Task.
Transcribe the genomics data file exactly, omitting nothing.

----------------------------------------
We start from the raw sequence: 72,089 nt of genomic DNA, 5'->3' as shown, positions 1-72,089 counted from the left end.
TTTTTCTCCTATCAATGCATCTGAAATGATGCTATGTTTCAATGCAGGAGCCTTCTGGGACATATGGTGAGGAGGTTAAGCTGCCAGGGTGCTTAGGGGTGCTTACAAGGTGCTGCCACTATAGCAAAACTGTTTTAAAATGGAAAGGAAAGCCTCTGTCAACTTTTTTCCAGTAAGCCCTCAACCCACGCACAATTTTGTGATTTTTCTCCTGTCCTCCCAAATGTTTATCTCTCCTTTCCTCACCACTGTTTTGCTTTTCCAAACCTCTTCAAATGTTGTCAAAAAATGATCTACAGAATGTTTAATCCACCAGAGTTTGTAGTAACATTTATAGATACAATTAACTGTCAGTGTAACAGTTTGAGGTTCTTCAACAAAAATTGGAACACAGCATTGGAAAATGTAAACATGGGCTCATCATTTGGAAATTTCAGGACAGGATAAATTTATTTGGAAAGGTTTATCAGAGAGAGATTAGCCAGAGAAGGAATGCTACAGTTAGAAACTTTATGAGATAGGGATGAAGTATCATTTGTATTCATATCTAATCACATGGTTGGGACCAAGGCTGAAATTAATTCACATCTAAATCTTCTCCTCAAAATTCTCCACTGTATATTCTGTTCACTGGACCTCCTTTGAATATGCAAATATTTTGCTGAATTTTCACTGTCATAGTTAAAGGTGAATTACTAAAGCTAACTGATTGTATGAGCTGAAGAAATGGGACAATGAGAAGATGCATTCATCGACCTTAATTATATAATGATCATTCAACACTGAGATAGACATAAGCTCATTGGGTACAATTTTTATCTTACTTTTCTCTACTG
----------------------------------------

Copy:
We start from the raw sequence: 72,089 nt of genomic DNA, 5'->3' as shown, positions 1-72,089 counted from the left end.
TTTTTCTCCTATCAATGCATCTGAAATGATGCTATGTTTCAATGCAGGAGCCTTCTGGGACATATGGTGAGGAGGTTAAGCTGCCAGGGTGCTTAGGGGTGCTTACAAGGTGCTGCCACTATAGCAAAACTGTTTTAAAATGGAAAGGAAAGCCTCTGTCAACTTTTTTCCAGTAAGCCCTCAACCCACGCACAATTTTGTGATTTTTCTCCTGTCCTCCCAAATGTTTATCTCTCCTTTCCTCACCACTGTTTTGCTTTTCCAAACCTCTTCAAATGTTGTCAAAAAATGATCTACAGAATGTTTAATCCACCAGAGTTTGTAGTAACATTTATAGATACAATTAACTGTCAGTGTAACAGTTTGAGGTTCTTCAACAAAAATTGGAACACAGCATTGGAAAATGTAAACATGGGCTCATCATTTGGAAATTTCAGGACAGGATAAATTTATTTGGAAAGGTTTATCAGAGAGAGATTAGCCAGAGAAGGAATGCTACAGTTAGAAACTTTATGAGATAGGGATGAAGTATCATTTGTATTCATATCTAATCACATGGTTGGGACCAAGGCTGAAATTAATTCACATCTAAATCTTCTCCTCAAAATTCTCCACTGTATATTCTGTTCACTGGACCTCCTTTGAATATGCAAATATTTTGCTGAATTTTCACTGTCATAGTTAAAGGTGAATTACTAAAGCTAACTGATTGTATGAGCTGAAGAAATGGGACAATGAGAAGATGCATTCATCGACCTTAATTATATAATGATCATTCAACACTGAGATAGACATAAGCTCATTGGGTACAATTTTTATCTTACTTTTCTCTACTG